NASA Curiosity's first image from Mars

Curiosity Touches Down On Mars

NASA Curiosity

The Curiosity rover, the one-tonne exploration vehicle from the US space agency NASA, has touched down on Mars, landing in a deep crater near the planet’s equator at 06:32 BST.

Curiosity will now spend the next two years or more looking for evidence that the Red Planet could have supported life in the past. A signal confirming the rover had landed safely was relayed to Earth via NASA’s Odyssey satellite, which is in orbit around the planet, with the grainy low resolution pictures greeted with cheers in mission control at the Jet Propulsion Laboratory in Pasadena, California and across the world. A first colour image of Curiosity’s surroundings should be returned in the next couple of days.

The descent to landing was not without nerve-biting moments, however, with the descent through the Mars atmosphere after a 570 million kilometre journey from Earth ending in the “seven minutes of terror” as the lander had to complete a number of risky and simultaneous manoeuvres that would reduce its speed from 20,000km/h to 0.6m/s (around 2km/h) to set its wheels down on the foreign planet.

The Curiosity team had to wait thirteen minutes for the signals confirming these manoeuvres back to earth, such are the distances involved and the speed of light.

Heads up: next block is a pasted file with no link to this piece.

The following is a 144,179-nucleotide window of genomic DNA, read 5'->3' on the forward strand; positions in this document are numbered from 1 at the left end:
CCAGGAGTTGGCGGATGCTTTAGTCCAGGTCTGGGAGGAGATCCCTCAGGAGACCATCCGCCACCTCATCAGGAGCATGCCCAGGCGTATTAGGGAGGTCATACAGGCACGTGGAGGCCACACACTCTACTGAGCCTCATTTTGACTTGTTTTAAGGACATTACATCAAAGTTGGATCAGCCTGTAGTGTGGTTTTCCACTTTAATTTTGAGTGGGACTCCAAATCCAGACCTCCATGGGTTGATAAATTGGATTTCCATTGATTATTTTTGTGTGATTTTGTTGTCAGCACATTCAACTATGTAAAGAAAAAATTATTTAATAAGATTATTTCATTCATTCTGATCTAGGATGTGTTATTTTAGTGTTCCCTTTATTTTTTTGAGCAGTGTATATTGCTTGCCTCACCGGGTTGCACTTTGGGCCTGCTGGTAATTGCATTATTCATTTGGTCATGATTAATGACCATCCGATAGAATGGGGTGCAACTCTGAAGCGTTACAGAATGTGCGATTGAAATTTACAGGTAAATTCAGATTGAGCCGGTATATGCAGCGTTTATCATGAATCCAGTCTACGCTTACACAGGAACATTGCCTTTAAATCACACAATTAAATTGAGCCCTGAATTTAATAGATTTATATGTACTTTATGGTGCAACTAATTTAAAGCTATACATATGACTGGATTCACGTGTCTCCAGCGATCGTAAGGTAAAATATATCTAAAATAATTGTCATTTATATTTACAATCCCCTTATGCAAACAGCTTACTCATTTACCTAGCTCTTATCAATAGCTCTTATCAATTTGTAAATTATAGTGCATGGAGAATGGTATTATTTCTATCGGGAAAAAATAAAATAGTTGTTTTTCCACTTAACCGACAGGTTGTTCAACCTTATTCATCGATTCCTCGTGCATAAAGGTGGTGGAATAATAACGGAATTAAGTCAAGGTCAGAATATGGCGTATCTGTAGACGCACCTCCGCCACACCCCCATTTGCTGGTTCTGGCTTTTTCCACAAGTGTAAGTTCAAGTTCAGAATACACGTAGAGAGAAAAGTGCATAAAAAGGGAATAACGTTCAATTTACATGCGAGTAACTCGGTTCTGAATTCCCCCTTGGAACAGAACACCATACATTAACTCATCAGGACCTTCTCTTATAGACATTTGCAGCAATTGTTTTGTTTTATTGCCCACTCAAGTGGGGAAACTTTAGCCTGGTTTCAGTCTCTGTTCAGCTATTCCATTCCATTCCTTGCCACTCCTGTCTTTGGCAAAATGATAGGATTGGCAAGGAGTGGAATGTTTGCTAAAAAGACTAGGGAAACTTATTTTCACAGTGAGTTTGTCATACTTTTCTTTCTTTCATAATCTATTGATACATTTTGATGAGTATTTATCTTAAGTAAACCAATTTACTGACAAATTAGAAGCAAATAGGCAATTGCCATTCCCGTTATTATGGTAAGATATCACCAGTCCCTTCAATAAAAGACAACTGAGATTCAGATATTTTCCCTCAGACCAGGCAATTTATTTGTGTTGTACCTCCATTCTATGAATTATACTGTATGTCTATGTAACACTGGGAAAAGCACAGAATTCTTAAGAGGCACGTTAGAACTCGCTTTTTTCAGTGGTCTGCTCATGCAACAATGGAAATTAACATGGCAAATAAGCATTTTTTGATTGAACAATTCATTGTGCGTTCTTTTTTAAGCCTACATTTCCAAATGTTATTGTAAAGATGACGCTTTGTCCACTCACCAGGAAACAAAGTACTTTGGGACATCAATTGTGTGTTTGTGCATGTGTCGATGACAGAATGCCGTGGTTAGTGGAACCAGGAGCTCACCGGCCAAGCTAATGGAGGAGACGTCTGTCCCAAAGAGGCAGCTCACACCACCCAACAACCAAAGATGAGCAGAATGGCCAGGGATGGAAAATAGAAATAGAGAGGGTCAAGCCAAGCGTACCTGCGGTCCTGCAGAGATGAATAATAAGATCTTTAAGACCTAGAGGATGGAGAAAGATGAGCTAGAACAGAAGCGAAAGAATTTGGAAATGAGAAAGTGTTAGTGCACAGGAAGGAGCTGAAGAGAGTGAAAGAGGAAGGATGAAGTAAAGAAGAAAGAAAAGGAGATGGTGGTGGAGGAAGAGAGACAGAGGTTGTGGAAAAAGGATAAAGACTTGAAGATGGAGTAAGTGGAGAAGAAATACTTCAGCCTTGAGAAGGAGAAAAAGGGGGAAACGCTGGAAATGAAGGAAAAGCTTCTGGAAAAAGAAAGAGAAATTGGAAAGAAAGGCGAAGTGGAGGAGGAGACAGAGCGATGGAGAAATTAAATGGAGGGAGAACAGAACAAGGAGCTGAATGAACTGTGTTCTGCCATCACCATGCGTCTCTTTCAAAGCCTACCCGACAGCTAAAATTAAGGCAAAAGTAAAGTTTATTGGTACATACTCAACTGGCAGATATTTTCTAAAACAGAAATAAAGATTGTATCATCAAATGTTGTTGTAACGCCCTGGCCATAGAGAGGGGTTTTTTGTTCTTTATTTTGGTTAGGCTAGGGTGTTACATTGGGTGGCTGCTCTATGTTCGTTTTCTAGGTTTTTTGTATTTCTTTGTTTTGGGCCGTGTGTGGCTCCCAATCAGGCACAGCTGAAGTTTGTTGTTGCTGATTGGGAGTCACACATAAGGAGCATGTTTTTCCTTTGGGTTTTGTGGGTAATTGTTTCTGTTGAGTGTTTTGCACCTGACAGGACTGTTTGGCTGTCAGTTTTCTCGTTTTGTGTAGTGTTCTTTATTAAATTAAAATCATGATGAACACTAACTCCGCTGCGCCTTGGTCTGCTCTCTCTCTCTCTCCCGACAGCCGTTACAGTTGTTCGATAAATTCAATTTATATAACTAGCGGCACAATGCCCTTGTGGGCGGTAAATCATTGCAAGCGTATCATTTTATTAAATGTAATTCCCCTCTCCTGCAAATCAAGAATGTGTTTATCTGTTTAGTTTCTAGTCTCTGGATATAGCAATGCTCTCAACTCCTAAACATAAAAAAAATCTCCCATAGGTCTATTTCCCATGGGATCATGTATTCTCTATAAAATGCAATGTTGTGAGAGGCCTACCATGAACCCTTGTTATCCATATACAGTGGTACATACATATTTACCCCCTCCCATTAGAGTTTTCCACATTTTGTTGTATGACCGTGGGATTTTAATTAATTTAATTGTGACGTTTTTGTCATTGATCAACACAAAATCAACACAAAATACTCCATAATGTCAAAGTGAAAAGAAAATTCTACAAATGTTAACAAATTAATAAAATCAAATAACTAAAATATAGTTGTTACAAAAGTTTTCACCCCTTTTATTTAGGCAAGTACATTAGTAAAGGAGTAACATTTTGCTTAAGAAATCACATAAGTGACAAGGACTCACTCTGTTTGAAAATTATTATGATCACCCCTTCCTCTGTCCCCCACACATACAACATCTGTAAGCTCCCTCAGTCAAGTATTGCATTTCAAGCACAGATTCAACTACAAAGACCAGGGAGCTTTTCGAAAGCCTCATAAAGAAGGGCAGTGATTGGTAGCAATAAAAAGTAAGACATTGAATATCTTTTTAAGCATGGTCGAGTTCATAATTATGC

As the rover landed, NASA administrator Charles Bolden said

“We’re on Mars again, and it’s absolutely incredible,” said Nasa administrator Charles Bolden. “It doesn’t get any better than this.”

Curiosity’s mission on Mars is to investigate the central mountain inside Gale Crater. It will climb the 5km peak and analyse rocks that are billions of years old and laid down in the presence of liquid water looking for evidence of previous microbial life.

Unlike previous Mars missions, however, Curiosity will be exploring at a gentle pace due to its plutonium battery replaces the solar panels on previous vehicles. This means that whilst previous Mars rovers had only about a month to perform their tasks, Curiosity is prepared and funded for a two-year mission, with a strong chance that the mission will be extended after this period.

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